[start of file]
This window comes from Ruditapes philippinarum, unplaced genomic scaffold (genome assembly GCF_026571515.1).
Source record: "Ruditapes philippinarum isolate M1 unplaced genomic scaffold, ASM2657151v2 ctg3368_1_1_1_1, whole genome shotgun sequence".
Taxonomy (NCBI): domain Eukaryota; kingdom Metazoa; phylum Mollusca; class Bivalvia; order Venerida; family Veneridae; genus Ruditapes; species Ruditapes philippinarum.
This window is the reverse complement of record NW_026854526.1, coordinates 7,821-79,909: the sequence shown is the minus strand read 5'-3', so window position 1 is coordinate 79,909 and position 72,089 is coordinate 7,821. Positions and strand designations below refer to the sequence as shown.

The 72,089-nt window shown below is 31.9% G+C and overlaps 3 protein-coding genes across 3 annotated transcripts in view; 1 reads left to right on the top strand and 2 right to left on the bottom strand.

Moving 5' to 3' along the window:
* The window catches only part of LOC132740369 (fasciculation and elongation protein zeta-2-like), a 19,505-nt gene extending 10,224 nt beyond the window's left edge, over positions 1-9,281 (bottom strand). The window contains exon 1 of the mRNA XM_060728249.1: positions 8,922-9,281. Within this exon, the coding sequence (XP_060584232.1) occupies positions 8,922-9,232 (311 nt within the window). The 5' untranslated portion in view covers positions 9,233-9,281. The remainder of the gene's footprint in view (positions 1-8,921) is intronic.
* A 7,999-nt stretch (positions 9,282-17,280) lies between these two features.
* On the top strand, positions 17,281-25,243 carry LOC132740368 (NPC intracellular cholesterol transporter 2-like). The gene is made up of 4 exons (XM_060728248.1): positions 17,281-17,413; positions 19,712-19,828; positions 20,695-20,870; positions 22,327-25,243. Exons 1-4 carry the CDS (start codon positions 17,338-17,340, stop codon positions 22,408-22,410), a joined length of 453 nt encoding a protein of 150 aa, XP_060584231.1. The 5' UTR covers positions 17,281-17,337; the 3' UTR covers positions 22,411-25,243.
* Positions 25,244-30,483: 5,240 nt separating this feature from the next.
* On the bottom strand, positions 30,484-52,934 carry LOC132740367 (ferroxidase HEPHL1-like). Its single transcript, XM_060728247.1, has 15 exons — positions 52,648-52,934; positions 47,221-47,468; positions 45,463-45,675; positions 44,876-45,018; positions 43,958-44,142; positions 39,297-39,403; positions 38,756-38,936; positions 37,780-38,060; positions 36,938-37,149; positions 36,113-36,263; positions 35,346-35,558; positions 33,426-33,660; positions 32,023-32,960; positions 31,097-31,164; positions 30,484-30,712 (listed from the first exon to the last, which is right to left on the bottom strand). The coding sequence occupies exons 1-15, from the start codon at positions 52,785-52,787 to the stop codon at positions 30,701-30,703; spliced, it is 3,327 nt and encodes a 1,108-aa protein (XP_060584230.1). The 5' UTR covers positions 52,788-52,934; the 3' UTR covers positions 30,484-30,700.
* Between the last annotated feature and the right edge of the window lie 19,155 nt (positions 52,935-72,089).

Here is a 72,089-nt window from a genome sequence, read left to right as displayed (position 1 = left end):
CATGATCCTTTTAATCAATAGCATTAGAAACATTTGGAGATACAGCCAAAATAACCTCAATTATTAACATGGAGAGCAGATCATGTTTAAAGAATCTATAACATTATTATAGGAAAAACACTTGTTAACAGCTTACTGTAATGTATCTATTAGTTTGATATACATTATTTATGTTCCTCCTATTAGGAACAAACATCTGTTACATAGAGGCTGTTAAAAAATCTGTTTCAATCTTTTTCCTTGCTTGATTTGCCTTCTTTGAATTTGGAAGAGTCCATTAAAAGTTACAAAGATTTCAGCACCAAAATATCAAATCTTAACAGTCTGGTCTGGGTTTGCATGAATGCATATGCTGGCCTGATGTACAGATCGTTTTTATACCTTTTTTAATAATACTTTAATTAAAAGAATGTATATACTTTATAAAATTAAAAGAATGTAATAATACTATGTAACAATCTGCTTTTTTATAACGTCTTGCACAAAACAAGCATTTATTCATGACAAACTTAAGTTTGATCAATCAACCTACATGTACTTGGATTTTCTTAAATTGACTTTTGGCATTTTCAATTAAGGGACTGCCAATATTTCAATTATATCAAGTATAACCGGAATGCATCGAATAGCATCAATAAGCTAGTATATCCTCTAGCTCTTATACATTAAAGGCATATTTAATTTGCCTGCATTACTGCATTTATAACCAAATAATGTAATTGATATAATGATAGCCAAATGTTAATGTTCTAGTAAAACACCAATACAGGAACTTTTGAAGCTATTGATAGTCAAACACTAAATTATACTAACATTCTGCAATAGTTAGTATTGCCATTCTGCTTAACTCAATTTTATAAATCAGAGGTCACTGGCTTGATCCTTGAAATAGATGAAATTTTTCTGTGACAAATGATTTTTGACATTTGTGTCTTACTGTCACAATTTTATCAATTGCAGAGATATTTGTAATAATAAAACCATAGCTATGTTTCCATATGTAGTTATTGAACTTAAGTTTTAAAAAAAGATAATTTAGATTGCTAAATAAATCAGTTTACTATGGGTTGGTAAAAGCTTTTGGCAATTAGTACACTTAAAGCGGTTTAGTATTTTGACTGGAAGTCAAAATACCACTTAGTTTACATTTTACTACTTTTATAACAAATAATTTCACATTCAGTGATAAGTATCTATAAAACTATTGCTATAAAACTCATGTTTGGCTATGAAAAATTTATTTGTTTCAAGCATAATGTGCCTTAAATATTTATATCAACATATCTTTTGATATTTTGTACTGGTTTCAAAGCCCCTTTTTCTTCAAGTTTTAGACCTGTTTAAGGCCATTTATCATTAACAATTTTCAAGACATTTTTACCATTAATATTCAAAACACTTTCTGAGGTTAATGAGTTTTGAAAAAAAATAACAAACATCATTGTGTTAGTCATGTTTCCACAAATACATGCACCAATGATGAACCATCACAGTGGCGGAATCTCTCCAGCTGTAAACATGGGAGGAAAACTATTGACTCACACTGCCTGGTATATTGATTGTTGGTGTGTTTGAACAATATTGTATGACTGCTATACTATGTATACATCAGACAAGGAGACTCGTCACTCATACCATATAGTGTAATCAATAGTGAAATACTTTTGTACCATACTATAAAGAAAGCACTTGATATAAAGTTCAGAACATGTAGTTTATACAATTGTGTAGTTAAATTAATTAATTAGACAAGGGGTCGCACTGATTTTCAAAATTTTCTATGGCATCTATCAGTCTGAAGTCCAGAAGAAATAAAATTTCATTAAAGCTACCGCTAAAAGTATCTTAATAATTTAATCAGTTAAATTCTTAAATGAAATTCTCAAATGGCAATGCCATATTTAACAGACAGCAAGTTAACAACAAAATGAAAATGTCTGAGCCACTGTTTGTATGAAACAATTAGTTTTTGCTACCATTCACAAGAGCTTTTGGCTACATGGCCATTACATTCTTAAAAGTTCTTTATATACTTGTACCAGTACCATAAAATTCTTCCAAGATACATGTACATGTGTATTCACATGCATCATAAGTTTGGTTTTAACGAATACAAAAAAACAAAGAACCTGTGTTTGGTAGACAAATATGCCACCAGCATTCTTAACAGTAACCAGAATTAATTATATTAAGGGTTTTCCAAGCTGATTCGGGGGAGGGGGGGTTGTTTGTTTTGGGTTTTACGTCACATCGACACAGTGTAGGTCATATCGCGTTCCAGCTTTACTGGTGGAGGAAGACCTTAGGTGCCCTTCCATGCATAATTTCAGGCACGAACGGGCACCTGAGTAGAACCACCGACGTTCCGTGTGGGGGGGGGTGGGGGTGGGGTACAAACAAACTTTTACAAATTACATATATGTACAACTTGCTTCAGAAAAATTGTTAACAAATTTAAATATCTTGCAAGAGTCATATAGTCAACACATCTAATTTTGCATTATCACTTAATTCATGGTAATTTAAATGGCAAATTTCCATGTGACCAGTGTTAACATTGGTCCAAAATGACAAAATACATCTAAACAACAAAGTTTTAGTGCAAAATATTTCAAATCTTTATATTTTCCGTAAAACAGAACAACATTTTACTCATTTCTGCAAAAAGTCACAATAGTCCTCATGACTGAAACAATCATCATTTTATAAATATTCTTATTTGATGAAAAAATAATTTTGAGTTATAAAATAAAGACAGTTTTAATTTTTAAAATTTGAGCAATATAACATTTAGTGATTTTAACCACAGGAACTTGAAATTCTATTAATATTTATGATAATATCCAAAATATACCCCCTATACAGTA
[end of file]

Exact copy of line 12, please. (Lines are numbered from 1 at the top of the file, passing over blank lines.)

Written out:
* Between the last annotated feature and the right edge of the window lie 19,155 nt (positions 52,935-72,089).